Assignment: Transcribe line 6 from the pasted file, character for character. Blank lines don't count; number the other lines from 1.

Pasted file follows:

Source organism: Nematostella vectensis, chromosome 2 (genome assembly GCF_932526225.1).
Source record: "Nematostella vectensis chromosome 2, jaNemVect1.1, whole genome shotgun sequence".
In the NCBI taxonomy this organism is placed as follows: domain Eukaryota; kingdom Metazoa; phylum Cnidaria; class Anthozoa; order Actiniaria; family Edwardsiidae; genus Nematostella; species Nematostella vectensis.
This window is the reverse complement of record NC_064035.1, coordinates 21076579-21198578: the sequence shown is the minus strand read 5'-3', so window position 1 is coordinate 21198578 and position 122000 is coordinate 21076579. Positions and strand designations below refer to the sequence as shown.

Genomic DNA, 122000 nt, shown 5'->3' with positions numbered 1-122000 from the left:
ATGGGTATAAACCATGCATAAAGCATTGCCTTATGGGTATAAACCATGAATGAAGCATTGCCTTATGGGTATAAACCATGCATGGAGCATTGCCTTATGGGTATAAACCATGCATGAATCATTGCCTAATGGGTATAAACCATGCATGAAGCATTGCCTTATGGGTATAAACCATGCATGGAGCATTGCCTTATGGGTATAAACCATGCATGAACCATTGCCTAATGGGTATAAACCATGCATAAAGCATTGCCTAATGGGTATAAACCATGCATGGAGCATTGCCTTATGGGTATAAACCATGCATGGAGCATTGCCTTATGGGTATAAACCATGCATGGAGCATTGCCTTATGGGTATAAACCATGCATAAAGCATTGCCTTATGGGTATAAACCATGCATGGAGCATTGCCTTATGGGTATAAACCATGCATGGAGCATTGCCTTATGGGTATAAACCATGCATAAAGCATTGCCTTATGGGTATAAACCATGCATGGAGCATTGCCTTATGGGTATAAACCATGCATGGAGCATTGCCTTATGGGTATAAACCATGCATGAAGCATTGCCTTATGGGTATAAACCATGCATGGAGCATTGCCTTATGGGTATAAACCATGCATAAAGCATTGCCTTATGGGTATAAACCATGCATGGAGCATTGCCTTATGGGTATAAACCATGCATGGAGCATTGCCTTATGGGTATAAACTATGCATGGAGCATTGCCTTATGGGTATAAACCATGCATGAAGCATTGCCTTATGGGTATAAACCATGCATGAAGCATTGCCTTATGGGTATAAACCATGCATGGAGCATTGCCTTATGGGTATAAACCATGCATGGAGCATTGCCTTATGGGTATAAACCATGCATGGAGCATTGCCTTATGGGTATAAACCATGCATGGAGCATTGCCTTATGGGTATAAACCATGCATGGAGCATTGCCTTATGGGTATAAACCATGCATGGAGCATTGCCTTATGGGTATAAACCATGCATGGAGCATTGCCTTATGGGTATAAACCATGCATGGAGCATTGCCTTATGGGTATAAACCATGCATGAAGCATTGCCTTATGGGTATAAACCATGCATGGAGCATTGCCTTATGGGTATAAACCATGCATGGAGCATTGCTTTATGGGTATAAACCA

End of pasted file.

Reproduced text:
ATGGGTATAAACCATGCATAAAGCATTGCCTTATGGGTATAAACCATGAATGAAGCATTGCCTTATGGGTATAAACCATGCATGGAGCATTGCCTTATGGGTATAAACCATGCATGAATCATTGCCTAATGGGTATAAACCATGCATGAAGCATTGCCTTATGGGTATAAACCATGCATGGAGCATTGCCTTATGGGTATAAACCATGCATGAACCATTGCCTAATGGGTATAAACCATGCATAAAGCATTGCCTAATGGGTATAAACCATGCATGGAGCATTGCCTTATGGGTATAAACCATGCATGGAGCATTGCCTTATGGGTATAAACCATGCATGGAGCATTGCCTTATGGGTATAAACCATGCATAAAGCATTGCCTTATGGGTATAAACCATGCATGGAGCATTGCCTTATGGGTATAAACCATGCATGGAGCATTGCCTTATGGGTATAAACCATGCATAAAGCATTGCCTTATGGGTATAAACCATGCATGGAGCATTGCCTTATGGGTATAAACCATGCATGGAGCATTGCCTTATGGGTATAAACCATGCATGAAGCATTGCCTTATGGGTATAAACCATGCATGGAGCATTGCCTTATGGGTATAAACCATGCATAAAGCATTGCCTTATGGGTATAAACCATGCATGGAGCATTGCCTTATGGGTATAAACCATGCATGGAGCATTGCCTTATGGGTATAAACTATGCATGGAGCATTGCCTTATGGGTATAAACCATGCATGAAGCATTGCCTTATGGGTATAAACCATGCATGAAGCATTGCCTTATGGGTATAAACCATGCATGGAGCATTGCCTTATGGGTATAAACCATGCATGGAGCATTGCCTTATGGGTATAAACCATGCATGGAGCATTGCCTTATGGGTATAAACCATGCATGGAGCATTGCCTTATGGGTATAAACCATGCATGGAGCATTGCCTTATGGGTATAAACCATGCATGGAGCATTGCCTTATGGGTATAAACCATGCATGGAGCATTGCCTTATGGGTATAAACCATGCATGGAGCATTGCCTTATGGGTATAAACCATGCATGAAGCATTGCCTTATGGGTATAAACCATGCATGGAGCATTGCCTTATGGGTATAAACCATGCATGGAGCATTGCTTTATGGGTATAAACCA